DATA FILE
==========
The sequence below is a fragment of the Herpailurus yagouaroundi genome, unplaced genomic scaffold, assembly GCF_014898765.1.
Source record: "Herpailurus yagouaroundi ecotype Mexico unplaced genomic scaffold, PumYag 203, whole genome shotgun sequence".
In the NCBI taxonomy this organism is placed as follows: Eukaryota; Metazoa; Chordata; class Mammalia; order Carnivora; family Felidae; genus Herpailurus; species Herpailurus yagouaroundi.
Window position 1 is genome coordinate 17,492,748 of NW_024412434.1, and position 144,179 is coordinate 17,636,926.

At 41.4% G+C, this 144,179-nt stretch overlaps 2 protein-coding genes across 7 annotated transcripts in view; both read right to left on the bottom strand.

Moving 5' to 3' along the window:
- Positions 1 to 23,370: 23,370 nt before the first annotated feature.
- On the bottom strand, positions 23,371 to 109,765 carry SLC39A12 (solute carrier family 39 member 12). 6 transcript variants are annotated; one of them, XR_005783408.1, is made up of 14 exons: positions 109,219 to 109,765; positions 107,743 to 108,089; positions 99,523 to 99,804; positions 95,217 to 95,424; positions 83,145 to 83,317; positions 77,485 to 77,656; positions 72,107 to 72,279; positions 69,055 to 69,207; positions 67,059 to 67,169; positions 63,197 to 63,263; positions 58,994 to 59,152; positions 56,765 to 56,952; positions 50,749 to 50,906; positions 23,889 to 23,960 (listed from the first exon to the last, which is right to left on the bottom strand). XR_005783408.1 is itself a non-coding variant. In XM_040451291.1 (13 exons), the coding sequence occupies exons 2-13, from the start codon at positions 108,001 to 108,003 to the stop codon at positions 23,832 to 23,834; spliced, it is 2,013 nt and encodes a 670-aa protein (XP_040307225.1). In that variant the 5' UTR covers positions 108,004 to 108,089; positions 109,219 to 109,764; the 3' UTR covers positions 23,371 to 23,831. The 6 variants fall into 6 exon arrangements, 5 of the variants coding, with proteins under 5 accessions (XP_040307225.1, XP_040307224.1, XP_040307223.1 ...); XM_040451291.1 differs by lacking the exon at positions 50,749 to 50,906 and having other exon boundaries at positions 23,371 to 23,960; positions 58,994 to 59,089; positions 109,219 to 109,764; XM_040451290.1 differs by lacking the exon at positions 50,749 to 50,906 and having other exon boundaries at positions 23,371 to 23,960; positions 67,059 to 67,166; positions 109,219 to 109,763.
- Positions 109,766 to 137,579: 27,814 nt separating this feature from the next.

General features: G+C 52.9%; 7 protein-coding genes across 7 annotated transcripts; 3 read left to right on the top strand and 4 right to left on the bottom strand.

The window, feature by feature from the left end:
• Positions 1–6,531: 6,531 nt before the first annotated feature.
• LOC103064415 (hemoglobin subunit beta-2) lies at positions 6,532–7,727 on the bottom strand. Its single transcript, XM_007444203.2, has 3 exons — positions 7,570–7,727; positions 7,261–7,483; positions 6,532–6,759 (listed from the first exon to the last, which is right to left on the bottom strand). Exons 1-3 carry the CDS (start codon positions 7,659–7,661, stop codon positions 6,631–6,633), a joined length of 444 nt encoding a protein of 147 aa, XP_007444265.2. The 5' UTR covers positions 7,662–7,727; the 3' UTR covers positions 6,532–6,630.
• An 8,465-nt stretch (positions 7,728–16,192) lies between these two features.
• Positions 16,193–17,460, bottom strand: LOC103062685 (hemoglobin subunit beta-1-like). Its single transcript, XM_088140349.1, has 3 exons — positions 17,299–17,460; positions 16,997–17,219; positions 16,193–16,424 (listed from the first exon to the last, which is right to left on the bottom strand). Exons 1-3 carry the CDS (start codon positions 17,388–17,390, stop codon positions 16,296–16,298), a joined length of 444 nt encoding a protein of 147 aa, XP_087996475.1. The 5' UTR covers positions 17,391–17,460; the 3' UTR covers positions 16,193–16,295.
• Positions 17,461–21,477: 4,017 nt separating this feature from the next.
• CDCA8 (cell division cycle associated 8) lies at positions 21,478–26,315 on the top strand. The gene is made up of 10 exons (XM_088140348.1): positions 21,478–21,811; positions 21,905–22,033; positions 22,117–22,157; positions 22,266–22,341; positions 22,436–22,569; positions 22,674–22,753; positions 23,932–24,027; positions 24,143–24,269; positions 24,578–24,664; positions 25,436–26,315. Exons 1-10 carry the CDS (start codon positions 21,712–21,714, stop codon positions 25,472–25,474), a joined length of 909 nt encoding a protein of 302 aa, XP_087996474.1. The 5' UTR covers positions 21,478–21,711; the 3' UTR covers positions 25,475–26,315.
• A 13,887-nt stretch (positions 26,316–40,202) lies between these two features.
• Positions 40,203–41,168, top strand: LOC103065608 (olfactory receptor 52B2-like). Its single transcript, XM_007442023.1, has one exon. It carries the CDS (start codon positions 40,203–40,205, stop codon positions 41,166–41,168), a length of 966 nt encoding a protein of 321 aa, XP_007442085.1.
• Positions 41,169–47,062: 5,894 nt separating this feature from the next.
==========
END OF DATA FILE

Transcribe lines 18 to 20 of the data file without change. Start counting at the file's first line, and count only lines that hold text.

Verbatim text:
• A 13,887-nt stretch (positions 26,316–40,202) lies between these two features.
• Positions 40,203–41,168, top strand: LOC103065608 (olfactory receptor 52B2-like). Its single transcript, XM_007442023.1, has one exon. It carries the CDS (start codon positions 40,203–40,205, stop codon positions 41,166–41,168), a length of 966 nt encoding a protein of 321 aa, XP_007442085.1.
• Positions 41,169–47,062: 5,894 nt separating this feature from the next.